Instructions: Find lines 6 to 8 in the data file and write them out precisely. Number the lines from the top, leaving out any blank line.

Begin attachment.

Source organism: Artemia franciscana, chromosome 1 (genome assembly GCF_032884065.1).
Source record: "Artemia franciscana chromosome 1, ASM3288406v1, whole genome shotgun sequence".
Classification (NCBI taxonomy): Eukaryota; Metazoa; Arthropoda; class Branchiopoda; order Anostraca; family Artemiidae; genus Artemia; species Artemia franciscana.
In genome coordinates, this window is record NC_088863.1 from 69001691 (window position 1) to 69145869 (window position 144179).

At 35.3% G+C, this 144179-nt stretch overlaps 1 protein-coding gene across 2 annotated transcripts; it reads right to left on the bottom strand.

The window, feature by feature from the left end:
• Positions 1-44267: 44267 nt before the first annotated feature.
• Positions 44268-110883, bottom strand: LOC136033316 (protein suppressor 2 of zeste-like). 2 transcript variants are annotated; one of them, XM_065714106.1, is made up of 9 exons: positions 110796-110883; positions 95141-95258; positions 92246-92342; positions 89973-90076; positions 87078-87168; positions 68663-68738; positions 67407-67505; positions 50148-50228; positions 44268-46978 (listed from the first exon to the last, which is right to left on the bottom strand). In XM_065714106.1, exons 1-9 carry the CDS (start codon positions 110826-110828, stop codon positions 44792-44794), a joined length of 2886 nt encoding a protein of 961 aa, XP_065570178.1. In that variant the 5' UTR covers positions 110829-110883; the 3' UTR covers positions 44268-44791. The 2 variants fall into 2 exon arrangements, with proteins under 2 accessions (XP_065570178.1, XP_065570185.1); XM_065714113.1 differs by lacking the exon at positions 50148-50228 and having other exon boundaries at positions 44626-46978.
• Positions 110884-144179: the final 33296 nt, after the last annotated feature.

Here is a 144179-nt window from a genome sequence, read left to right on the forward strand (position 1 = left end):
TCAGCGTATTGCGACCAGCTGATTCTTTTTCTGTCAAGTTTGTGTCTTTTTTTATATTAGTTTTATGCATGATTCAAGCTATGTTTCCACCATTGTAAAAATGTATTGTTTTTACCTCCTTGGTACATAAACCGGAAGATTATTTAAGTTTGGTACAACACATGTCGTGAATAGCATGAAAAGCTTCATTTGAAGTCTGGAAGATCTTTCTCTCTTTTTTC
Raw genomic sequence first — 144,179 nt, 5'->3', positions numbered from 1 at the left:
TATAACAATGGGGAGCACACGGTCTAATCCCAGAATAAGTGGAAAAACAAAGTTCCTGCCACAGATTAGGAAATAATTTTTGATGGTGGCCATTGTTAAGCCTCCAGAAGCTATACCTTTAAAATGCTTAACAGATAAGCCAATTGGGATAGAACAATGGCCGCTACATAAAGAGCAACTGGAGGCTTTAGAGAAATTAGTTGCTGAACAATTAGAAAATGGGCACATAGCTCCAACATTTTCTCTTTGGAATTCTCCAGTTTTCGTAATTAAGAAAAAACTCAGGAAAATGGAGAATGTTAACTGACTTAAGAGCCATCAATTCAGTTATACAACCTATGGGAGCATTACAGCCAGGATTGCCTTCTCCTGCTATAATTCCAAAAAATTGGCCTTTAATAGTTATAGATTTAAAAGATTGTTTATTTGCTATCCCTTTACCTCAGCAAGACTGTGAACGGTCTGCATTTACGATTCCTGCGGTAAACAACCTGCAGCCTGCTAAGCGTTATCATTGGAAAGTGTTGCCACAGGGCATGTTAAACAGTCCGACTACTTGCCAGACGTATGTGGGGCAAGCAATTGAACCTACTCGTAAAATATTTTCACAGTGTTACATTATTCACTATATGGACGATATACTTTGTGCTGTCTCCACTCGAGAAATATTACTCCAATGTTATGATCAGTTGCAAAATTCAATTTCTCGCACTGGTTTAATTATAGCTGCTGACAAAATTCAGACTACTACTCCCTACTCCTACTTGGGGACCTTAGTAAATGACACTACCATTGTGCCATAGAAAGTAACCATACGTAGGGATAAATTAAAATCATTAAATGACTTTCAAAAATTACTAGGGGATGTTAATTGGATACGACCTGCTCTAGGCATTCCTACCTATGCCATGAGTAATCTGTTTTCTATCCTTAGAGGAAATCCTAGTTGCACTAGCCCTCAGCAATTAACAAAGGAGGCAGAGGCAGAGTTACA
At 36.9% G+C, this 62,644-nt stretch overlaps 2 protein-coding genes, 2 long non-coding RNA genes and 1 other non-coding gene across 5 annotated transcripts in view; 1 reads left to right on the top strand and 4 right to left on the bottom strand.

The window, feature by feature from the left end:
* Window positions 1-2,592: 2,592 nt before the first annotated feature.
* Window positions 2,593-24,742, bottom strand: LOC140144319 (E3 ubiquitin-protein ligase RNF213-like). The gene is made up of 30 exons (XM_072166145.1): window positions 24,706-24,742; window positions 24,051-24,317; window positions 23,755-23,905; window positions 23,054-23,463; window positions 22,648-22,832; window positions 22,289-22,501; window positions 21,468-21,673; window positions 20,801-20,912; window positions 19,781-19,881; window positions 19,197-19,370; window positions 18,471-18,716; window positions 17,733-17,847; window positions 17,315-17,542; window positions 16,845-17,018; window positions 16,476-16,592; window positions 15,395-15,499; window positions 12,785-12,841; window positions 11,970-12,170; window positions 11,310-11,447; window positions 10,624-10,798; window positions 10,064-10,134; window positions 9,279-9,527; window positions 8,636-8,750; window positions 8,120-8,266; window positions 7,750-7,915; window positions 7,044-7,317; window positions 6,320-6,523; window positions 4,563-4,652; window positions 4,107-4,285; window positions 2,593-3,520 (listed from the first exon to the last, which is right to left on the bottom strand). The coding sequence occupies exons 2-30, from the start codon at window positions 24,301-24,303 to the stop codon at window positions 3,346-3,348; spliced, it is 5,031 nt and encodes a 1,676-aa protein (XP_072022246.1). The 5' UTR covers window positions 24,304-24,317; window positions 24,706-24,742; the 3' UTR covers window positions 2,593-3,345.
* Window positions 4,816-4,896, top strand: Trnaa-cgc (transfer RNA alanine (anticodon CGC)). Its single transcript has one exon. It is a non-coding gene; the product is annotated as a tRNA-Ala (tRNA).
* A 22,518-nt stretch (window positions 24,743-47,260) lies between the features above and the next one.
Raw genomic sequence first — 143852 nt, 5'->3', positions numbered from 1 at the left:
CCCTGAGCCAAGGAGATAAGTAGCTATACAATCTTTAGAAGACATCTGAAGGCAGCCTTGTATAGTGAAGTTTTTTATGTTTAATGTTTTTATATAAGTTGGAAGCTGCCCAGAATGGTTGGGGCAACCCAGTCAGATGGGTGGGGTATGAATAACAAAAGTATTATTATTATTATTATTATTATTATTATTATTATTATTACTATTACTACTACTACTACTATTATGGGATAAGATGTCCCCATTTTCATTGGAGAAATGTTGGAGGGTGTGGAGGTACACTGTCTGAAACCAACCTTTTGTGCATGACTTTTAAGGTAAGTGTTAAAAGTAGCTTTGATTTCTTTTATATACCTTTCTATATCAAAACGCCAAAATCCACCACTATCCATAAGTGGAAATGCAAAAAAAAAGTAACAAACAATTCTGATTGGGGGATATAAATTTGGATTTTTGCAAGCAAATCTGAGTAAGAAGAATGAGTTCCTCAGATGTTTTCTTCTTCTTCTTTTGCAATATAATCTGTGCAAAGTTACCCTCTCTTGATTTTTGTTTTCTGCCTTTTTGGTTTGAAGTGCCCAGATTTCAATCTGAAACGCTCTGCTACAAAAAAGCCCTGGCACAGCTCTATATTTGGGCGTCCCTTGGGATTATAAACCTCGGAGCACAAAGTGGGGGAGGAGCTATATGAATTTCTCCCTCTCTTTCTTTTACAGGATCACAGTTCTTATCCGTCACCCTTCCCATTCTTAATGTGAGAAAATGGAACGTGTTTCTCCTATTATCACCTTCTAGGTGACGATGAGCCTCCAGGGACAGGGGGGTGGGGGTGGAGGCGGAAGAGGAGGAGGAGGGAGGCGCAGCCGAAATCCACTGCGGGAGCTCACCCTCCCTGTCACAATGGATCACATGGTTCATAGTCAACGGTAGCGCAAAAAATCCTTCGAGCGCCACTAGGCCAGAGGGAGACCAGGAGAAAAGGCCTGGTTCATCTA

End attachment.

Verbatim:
The window, feature by feature from the left end:
• Positions 1-44267: 44267 nt before the first annotated feature.
• Positions 44268-110883, bottom strand: LOC136033316 (protein suppressor 2 of zeste-like). 2 transcript variants are annotated; one of them, XM_065714106.1, is made up of 9 exons: positions 110796-110883; positions 95141-95258; positions 92246-92342; positions 89973-90076; positions 87078-87168; positions 68663-68738; positions 67407-67505; positions 50148-50228; positions 44268-46978 (listed from the first exon to the last, which is right to left on the bottom strand). In XM_065714106.1, exons 1-9 carry the CDS (start codon positions 110826-110828, stop codon positions 44792-44794), a joined length of 2886 nt encoding a protein of 961 aa, XP_065570178.1. In that variant the 5' UTR covers positions 110829-110883; the 3' UTR covers positions 44268-44791. The 2 variants fall into 2 exon arrangements, with proteins under 2 accessions (XP_065570178.1, XP_065570185.1); XM_065714113.1 differs by lacking the exon at positions 50148-50228 and having other exon boundaries at positions 44626-46978.